I am not a huge fan of statistics as no matter how factual they are, and if read out of context they can be misleading also.
Tractors are some of the few items of machinery used during the grape harvest here. The steep of the vineyards make mechanisation a challenge, and most things are done manually as they have been since the Romans first introduced grapes to the region. Continue reading “Mechanising the Grape Harvest with Tractors”
The great thing about the Mosel valley is its accessibility. It is located close to the borders with Belgium, Luxembourg, France and the Netherlands, and excellent transport links make getting here from anywhere Europe a breeze.
Be transported to the days of chivalrous knights and damsels in distress at the Medieval Days which takes place on 28th and 29th July 2018.
The area around the Kurfürstliches Palais will come alive with all things Medieval from jugglers, traditional music and dancing, fire eaters, knight’s games to traditional craftsmen selling their wares and much more. Of course, food and drink will be available from various cook shops and taverns. Continue reading “5th Medieval Days in Trier”
Over the weekend of 27th to 29th July 2018, the Ehrenbreitstein Fortress which sits above Koblenz will be buzzing with over 150 street artists, comedians, acrobats and jugglers, cabaret artists and poetry readings. Each evening, there will be a spectacular cabaret programme. Continue reading “Koblenz Gaukler Festung (“Jugglers Fortress”)”
Be transported to the days of chivalrous knights and damsels in distress at a Medieval Spectacle which takes place on 9th and 10th June 2018.
The banks of the river in Kues will come alive with all things Medieval from jugglers, traditional music and dancing, fire eaters, Knight’s games to traditional craftsmen selling their wares and much more. Of course, food and drink will be available from various cook shops and taverns.
The fun starts at 11:30 am on Saturday and ends at 11 pm. On Sunday, the hours are 11:30 am through to 6 pm. Tickets cost €8 for adults and €6 for kids under the age of 16, students and pensioners. Family tickets cost €16 which covers two adults and all children up to the age of 16. Children under 1.20m in height admitted free.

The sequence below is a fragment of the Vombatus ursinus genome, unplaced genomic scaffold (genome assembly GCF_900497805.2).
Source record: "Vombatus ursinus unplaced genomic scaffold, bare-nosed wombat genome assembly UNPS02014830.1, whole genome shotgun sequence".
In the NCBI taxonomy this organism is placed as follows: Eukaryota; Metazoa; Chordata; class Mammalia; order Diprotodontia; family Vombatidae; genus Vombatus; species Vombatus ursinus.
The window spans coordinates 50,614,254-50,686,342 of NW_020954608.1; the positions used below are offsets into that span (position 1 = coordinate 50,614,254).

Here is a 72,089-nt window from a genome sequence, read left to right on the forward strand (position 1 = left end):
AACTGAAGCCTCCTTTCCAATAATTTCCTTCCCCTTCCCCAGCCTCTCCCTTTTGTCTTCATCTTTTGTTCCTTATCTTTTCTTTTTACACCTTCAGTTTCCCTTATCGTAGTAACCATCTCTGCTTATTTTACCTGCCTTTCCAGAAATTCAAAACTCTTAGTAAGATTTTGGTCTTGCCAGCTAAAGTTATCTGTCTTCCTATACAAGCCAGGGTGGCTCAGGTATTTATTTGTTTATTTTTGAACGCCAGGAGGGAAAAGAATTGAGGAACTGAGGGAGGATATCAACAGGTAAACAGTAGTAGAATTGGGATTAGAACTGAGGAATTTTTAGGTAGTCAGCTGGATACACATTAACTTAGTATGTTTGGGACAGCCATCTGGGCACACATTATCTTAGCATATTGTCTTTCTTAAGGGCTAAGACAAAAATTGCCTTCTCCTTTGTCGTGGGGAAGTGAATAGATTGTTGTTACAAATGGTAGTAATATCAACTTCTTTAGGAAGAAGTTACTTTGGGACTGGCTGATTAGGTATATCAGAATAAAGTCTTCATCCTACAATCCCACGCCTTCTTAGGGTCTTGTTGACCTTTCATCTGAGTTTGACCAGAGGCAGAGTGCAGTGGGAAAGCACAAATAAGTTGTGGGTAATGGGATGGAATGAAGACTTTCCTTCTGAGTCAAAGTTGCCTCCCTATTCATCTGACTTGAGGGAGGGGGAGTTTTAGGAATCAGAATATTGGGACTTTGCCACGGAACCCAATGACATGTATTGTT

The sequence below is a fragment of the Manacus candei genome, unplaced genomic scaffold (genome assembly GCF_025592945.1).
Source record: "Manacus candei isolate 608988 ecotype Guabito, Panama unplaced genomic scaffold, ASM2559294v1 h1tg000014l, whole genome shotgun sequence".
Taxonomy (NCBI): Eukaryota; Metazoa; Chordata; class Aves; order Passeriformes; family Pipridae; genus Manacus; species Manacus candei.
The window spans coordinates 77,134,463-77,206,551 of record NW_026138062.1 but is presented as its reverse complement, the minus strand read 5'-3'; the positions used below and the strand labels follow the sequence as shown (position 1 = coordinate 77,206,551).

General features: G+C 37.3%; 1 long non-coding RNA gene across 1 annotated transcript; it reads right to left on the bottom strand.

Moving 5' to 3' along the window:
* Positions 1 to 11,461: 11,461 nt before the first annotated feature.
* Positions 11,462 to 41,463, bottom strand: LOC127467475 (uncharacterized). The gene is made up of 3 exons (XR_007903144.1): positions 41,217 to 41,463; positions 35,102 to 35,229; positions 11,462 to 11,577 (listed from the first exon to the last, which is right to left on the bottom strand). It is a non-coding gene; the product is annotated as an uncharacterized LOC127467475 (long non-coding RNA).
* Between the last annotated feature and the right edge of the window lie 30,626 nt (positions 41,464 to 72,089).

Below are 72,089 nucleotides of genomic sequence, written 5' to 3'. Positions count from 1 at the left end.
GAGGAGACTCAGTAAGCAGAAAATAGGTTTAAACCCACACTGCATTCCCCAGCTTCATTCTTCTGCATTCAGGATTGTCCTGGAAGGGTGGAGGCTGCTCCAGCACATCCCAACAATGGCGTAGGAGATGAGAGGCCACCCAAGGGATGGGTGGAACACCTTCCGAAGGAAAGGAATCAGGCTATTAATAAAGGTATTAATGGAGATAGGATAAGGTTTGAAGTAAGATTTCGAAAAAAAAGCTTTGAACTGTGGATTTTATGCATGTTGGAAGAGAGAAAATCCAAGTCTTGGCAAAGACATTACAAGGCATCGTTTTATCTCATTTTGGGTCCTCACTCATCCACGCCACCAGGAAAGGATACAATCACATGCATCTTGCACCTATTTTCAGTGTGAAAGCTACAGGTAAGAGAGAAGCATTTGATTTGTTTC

The brochure for the event (sadly only in German) is available by clicking the following link:
I love these sketches by fellow blogger, observationaldrawing.
…So, over Easter Sarah and I managed to get away thanks to our friends dragging us/driving us across the water (laughs) and we had a fantastic short holiday in and around Merl and Zell on the Mosel in Germany, Sarah and I’s first holiday abroad.
I still snuck some sketching in mind, the place was beautiful and full of great looking architecture set against the fantastic landscape* of this wine making region (the Mosel).
*imagine a scaled up pennine valley without any of the industrial blots on the landscape and instead picturesque collections of spires of all shapes and sizes, dominating Disney/Medieval style pitched roofs and shuttered windows.
None of my drawings will really do it justice, but it was fun trying to capture the scale and the relative antiquity of the views… above, looking across the Mosel River…
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An interesting little article about Cochem from the blog Kiddo In Awe.
Who would’ve ever thought that besides all those big wonderful cities in Germany, small cities like Cochem are a real miracle. A little miracle alongside the river Mosel.
I remember this day as yesterday~ another one of those spontaneous trip with people I barely know at the time. All I can say is that traveling makes you grow closer to human beings.
While chilling in the shades on a hot dazzling summer day, the view around you just consumes you. The blue vivid skies as you lie on the green grass, surrounded by natures grace. As harmonious as life can get, Cochem is worth a visit.
The Reichsburg Castle in Cochem is a castle built on a rock of approximately 100m above the city. In this castle tours are given in multiple languages. Besides the normal tours, there are also tours made specially for kids.
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We’ve had some snow so everything is starting to feel a little more festive, which is great news for those planning on attending one of the famous German Christmas markets which are now well underway. For those of us living in or visiting the Mosel valley, the unique combination of the magical market atmosphere coupled with picturesque surroundings really is unbeatable.
So, wrap up nice and warm and head off to indulge in a glass or two of the ubiquitous “Glühwein” (warm mulled wine) or “Eierlikor” (eggnog) whilst browsing the multitudes of stalls selling crafts, trinkets, sweets and a whole host of other traditional and not-so-traditional Christmas goods.
Most towns big and small have at least one market, some lasting just for a few days and others for much longer. You can find a selection of those that take place in and around the area by clicking here, or for those happy to take a day trip a little further afield, try here.